2.

2. Blinn, C. (1995) Teaching Cognitive Skills to Effect Behavioral Change Through a Writing Program. Journal of Correctional Education, 46(4), 146-154.

Author Affiliations: Emerson College
Artforms: Bibliotherapy, literature, writing
Program: Writing for Our Lives
Program Description: Writing for Our Lives used daily journal entries, weekly writing assignments and weekly classroom discussions to shift offenders’ self-identity from pro-criminal to pro-social, and to enhance problem-solving skills and impulse control. Short stories were used as “a basis for discussion of point of view regarding empathy, how the characters’ peer associations impact their lives, the life changes exhibited by the characters, and possible alternative solutions to problems encountered by the characters” (p. 147). The curriculum was designed to complement the Correctional Recovery Academy (CRA) program of the Massachusetts Department of Correction.
Program (Study) Location: Northeastern Correctional Center, Concord, Massachusetts
Study Published: 1995
Participant Type: Adult male inmates
Sample Size: 54
Data Type: Qualitative: instructor observations, participants’ written evaluations
Evaluation Focus: Research questions:
● Will offenders record prosocial behaviors on a daily basis? Will they
demonstrate increased prosocial behaviors after self-monitoring?
● Will participating in Writing for Our Lives enable offenders to change their self-identities from procriminal to prosocial? Will participation raise their sense of self-efficacy as writers? Will participant’s appreciation for the prosocial activity of writing increase?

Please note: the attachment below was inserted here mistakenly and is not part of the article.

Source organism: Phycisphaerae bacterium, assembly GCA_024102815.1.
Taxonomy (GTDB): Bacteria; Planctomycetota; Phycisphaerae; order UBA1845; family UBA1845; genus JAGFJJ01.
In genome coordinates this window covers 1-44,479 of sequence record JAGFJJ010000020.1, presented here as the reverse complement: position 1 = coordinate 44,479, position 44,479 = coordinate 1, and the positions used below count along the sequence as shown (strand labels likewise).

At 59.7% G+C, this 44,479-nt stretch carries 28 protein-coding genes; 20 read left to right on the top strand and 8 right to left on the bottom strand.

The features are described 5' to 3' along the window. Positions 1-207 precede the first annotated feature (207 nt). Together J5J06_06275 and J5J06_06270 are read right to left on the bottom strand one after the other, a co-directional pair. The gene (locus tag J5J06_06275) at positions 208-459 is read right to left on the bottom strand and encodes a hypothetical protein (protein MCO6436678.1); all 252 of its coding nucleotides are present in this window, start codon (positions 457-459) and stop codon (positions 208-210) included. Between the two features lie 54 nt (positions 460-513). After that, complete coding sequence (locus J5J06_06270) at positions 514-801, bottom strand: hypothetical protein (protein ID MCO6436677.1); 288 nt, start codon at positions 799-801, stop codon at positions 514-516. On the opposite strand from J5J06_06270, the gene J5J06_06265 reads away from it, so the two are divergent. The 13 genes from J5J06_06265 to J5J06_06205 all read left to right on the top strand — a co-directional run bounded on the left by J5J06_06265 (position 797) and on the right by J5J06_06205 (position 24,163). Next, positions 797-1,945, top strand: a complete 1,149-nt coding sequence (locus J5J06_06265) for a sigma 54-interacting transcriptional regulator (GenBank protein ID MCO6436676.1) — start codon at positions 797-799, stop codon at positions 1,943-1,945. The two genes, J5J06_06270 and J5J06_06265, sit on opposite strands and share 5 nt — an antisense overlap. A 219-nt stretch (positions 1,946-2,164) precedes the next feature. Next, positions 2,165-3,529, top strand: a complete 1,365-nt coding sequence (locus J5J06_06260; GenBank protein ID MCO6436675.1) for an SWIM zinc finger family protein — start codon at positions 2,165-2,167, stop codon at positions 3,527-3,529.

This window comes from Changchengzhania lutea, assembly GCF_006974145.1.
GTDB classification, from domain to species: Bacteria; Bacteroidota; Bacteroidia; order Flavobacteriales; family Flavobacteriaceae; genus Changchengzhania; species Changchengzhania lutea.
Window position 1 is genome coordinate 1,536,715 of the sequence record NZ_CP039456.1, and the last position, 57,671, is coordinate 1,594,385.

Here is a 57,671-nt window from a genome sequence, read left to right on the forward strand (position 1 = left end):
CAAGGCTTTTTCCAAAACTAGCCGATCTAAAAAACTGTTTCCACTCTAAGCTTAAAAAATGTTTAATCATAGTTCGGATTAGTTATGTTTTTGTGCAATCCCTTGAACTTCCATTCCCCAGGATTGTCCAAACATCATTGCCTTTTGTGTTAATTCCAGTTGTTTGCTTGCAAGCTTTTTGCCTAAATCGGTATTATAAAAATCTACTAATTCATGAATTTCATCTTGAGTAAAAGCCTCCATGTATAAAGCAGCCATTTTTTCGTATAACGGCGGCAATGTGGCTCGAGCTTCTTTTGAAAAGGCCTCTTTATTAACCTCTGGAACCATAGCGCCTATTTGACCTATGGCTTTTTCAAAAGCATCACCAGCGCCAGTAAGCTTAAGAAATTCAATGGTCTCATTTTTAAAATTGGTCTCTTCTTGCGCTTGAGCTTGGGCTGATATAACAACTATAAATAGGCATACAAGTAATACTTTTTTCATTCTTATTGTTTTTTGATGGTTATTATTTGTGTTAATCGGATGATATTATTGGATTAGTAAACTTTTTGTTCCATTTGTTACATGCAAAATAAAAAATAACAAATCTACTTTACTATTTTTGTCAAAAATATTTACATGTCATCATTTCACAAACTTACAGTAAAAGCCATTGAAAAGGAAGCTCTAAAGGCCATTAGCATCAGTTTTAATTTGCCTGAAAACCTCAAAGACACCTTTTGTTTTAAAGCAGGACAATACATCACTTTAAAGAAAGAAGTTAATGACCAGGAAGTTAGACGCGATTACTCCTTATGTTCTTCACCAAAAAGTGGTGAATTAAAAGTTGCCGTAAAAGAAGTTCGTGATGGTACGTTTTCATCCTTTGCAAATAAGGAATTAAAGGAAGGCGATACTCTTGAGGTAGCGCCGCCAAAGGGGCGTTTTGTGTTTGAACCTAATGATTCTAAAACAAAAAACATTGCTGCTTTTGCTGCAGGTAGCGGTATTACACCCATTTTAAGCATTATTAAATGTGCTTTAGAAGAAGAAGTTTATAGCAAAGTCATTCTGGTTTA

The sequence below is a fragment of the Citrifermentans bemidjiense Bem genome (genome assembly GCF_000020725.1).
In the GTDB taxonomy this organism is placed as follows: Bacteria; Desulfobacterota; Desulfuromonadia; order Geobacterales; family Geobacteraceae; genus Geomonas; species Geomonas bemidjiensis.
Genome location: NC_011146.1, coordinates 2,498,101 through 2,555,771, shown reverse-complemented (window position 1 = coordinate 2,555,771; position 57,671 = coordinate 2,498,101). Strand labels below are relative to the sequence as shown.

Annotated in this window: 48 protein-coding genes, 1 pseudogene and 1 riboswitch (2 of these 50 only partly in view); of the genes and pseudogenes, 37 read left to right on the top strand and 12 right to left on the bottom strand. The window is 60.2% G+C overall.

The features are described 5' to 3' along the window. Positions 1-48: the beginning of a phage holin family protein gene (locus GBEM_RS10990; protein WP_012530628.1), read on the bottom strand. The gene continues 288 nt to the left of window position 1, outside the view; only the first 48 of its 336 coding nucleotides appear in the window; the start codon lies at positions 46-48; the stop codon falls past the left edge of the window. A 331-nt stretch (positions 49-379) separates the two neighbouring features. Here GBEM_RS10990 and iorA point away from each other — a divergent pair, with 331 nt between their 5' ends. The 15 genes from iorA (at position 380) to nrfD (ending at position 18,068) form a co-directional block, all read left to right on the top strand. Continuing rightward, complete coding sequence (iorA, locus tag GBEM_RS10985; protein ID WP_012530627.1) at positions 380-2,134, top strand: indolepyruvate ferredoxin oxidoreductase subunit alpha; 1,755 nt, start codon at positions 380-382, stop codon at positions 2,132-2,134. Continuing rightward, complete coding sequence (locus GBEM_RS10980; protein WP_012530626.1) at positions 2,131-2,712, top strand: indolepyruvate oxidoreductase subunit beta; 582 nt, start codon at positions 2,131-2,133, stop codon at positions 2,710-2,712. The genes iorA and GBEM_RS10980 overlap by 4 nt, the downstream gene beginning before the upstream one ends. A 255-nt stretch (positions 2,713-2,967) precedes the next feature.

● Will offenders master a model for concrete problem solving [“THINK FIRST”]? Will offenders demonstrate consequential thinking after learning the THINK FIRST method?
● Will offenders develop social perspective-taking skills through discussing the point(s) of view from which the assigned short stories are told?
● Will offenders make use of their knowledge of reading – or writing-related community activities after their release (p. 150)?
Summary of Impact:
● Offenders recorded prosocial behaviors on a daily basis and appeared to demonstrate increased prosocial behaviors with regard to this assignment (p. 150).
● Participation enabled offenders to begin (or continue) the process of changing their self-identities from procriminal to prosocial (p. 151).
● Significant increase in offenders’ sense of self-efficacy as writers (p. 151).
● Many offenders appeared to have mastered a model for concrete problem-solving and the ability to think consequentially (p. 151).

● Participants exhibited some measure of social perspective-taking skills when discussing the point(s) of view from which the assigned short stories were told (p. 152).

KEYWORDS: adult, behavior, bibliotherapy, consequences, identity, literature, problem-solving, pro-criminal pro-social, writing, ​
Writing for Our Live

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